Making a rare appearance before a predominantly black audience, President Bush on Thursday touted his administration's initiatives to bolster education, increase homeownership and restructure Social Security, saying those efforts accrue to the benefit of African Americans.
Speaking before about 3,200 people at a luncheon at the Indiana Black Expo, a statewide business and youth development organization, Bush listed a series of milestones achieved by black citizens under his watch. He cited a record number of black homeowners, sharp increases in the number of loans to black-owned small businesses, and a narrowing in the wide achievement gap separating black students from their white and Asian counterparts.
Bush pointed to the latest results from the National Assessment of Educational Progress, a test often referred to as "the nation's report card." The results, released Thursday, showed black elementary-school students making significant gains in math and reading scores between 1999 and 2004.
"We're making big differences in the lives of African Americans," Bush said in his remarks at the RCA Dome. "I say, we -- let me get this straight -- I'm talking about good teachers, and good principals and engaged parents."
Although Bush has hosted several majority-black groups at the White House, most recently to honor Black Music Month and to celebrate Black History Month, he does not frequently appear before black audiences as he travels the country. That partly reflects political reality: Eleven percent of blacks voted for him in 2004, according to exit polls, up from 8 percent in 2000.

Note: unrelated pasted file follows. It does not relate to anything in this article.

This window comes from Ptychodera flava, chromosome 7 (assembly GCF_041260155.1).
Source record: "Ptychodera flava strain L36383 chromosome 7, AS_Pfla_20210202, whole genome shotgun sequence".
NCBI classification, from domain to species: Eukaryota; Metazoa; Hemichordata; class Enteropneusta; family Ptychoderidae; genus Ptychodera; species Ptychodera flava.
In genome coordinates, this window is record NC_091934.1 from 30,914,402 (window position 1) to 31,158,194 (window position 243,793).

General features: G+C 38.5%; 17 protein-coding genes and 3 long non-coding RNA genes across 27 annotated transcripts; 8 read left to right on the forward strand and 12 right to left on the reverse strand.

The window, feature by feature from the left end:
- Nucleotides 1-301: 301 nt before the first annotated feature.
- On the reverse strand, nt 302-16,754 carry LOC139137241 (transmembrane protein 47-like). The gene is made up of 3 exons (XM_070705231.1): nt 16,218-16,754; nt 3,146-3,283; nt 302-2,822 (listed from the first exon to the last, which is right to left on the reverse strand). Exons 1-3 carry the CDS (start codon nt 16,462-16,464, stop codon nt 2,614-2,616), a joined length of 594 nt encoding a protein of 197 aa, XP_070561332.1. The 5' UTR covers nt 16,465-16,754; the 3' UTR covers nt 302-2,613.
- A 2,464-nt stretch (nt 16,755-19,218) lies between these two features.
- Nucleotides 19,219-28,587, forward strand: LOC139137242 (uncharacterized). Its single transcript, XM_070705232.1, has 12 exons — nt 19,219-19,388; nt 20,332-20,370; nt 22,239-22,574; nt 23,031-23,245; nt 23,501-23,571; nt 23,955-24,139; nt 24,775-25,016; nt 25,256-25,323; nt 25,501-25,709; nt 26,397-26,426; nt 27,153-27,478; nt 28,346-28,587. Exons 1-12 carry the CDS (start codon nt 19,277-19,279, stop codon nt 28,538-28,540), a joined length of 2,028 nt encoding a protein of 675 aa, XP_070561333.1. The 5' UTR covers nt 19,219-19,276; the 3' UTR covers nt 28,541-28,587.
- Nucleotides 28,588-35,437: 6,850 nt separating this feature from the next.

Still, Bush regularly points to the racial diversity of his top staff and says he is eager to form constructive relationships with voters of all backgrounds.
Before Thursday's speech, Indiana Black Expo honored Bush with its lifetime achievement award. In his remarks, Bush touted his faith-based initiative, which provides social service funding to religious groups, as well as what he sees as the benefits to blacks and others of his vision for an "ownership society."
That philosophy underlies his administration's efforts to reduce dependence on expensive federal programs such as public housing, Medicare and Social Security by creating new homeowners, encouraging people to more closely manage their health care and allowing people to divert a portion of their Social Security taxes into private accounts.
Bush's appearance in Indianapolis came as the NAACP, the nation's largest civil rights organization, was holding its national convention in Milwaukee. The White House turned down the organization's request for Bush to speak before its meeting, saying Bush was already committed to speak to the Indiana Black Expo.
The NAACP has been at odds with Bush since the vigorous efforts of its political arm to defeat him in the 2000 election. Bush, meanwhile, is the first sitting president not to address the group in more than half a century. Bush, however, has spoken before other civil rights groups, such as the National Urban League, that have not been as critical of his policies.
Julian Bond, the NAACP board chairman and a frequent critic of the president, said he regretted that Bush chose not to attend the convention. He proceeded to extend an offer for Bush to speak at the group's 2006 national convention in Washington.
"It's only a cab ride away from the White House," Bond said.
In Bush's absence, Republican National Committee Chairman Ken Mehlman appeared before the NAACP on Thursday, and, in an unusually personal speech, apologized for attitudes that led many GOP politicians to ignore black voters, or to "try to benefit politically from racial polarization" in years past. He noted that his grandfather, a Baltimore native, was a NAACP member and vowed that his party will do better. "The party of Lincoln," Mehlman said, "will not be whole again, and won't truly reflect the dream of African American political empowerment until we effectively and forthrightly respond to the cause of the African American community."
Democratic National Committee Chairman Howard Dean, in his own remarks to the NAACP, was not buying the GOP's more inclusive message. "The Republican Party's 'southern strategy' used in the 1960s and 1970s lives today," Dean said. "In 2000, they used the racially charged word 'quota' to divide African Americans. In 2004, they used gay marriage. And just you wait: In 2006 its going to be immigrants."